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How to Make Homemade Broth From Scratch (Turkey or Chicken)

The fall and winter months make me crave warm comforting foods. Soups, stews, casseroles, roasts. There’s something about that intense aroma that hits you when you open the door, drawing you into the kitchen to see what’s on the stove.

Enter homemade broth, once a staple in grandma’s kitchen, now under-appreciated and under-utilized. Every culinary student learns how to make homemade broth from scratch. All 5-star restaurants have a pot simmering away on the stove. Why? Because a good broth or stock is an essential ingredient in hundreds of dishes. Use it as a base for soup, add a splash to a stir-fry, reduce it into a hearty gravy. Stock adds richness and flavor to just about anything.

And yet so few people know how to make homemade broth. Any time a recipe calls for broth or stock, we open up a can or a carton. Those packaged versions are full of “natural flavors” or “autolyzed yeast extract” or “hydrolyzed vegetable protein”.  These are all terms used to sneak MSG-like flavoring ingredients into your food, the ones that many of my nutrition clients feel better avoiding, particularly those suffering with migraines or IBS triggered by food sensitivities.

Broth made from scratch is so much better tasting than the store-bought stuff and it’s easier to make than you think. But before I go through the recipe, let me review a few of the health benefits of homemade broth (besides avoiding the undesirable ingredients of the store-bought variety).

Homemade broth is a rich source of:

  • Minerals, which leach out from the bones during cooking. We’re walking calcium, magnesium, phosphorus, iron, zinc, etc… This is why broth is so helpful when you’re sick. Those minerals help replenish your electrolytes. Also, in my work as a prenatal nutritionist, almost every pregnant woman is concerned about getting enough calcium and broth can be a good source. People from other countries regularly consume broth, not only because it tastes good, but because it’s inexpensive and a part of their traditional cuisine.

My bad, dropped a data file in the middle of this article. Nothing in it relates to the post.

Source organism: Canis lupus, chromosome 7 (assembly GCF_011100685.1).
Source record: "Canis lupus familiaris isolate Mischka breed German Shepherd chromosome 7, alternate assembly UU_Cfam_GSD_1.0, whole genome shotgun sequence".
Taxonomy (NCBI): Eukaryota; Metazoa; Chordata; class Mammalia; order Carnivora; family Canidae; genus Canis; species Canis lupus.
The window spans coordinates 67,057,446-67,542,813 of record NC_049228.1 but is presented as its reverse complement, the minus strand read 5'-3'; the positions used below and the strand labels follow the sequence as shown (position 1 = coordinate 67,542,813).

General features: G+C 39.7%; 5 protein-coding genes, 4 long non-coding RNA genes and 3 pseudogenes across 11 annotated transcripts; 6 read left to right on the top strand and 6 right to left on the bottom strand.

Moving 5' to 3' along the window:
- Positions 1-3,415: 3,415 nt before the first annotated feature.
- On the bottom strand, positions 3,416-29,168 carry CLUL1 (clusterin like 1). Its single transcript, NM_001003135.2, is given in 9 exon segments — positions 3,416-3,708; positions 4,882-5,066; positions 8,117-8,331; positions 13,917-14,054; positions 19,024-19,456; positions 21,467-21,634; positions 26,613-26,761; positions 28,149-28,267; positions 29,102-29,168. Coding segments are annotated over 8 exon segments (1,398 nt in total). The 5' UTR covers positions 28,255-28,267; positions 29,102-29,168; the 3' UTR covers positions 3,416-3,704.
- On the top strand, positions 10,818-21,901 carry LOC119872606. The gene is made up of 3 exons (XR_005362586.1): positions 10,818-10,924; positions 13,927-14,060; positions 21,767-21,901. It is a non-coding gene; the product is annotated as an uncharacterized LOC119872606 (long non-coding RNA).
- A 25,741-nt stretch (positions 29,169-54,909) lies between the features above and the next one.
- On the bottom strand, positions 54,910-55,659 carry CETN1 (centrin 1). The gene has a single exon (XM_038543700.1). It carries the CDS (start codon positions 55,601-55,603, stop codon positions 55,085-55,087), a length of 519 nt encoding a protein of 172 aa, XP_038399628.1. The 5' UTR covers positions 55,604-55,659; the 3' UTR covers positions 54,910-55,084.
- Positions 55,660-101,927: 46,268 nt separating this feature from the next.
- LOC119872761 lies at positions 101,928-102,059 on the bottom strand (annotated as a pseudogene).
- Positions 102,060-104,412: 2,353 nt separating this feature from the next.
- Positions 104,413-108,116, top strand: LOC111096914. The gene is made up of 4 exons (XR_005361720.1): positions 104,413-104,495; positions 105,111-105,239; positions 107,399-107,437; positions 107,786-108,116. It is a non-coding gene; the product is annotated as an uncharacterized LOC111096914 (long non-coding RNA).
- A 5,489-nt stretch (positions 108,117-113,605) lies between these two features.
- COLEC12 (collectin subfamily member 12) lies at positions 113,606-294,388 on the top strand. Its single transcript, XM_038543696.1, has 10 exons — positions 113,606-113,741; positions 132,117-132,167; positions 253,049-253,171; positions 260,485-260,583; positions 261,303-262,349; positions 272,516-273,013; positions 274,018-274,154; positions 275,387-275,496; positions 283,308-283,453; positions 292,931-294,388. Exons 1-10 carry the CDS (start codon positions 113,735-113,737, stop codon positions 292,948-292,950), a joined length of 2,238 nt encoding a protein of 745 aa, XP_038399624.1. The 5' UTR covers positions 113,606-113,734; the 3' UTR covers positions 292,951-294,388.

• Gelatin and collagen, which come from the connective tissue and “knuckle bones”. Ladies, ditch the fancy creams and hair serums and start eating more homemade broth. You can bet your skin and hair benefit from these nutrients. Same goes for those suffering from arthritis. The collagen in bone broth is more easily absorbed than those expensive collagen supplements. Gelatin is also healing for your intestines, so if your tummy is upset or you suffer from irritable bowel syndrome (IBS), broth should be on the menu more often!
  • Glycine, which comes primarily from the skin and connective tissue. This amino acid promotes synthesis of a detoxifying enzyme in the liver called glutathione. Since most people only eat muscle meats and are terrified of eating things like chicken skin (due to conventional nutrition misinformation), they also don’t get enough glycine in their diet. Next time you want to go on a “detox”,  you should have a pot of homemade stock ready to go. (More tips on how to detox without depriving yourself can be found here.)Glycine is considered a conditionally essential amino acid, meaning under normal circumstances, our body can produce enough from the other amino acids (proteins) we consume. However, pregnancy is a special exception where the body’s demands exceed it’s rate of synthesis (some researchers have called it “conditionally indispensible” during pregnancy)!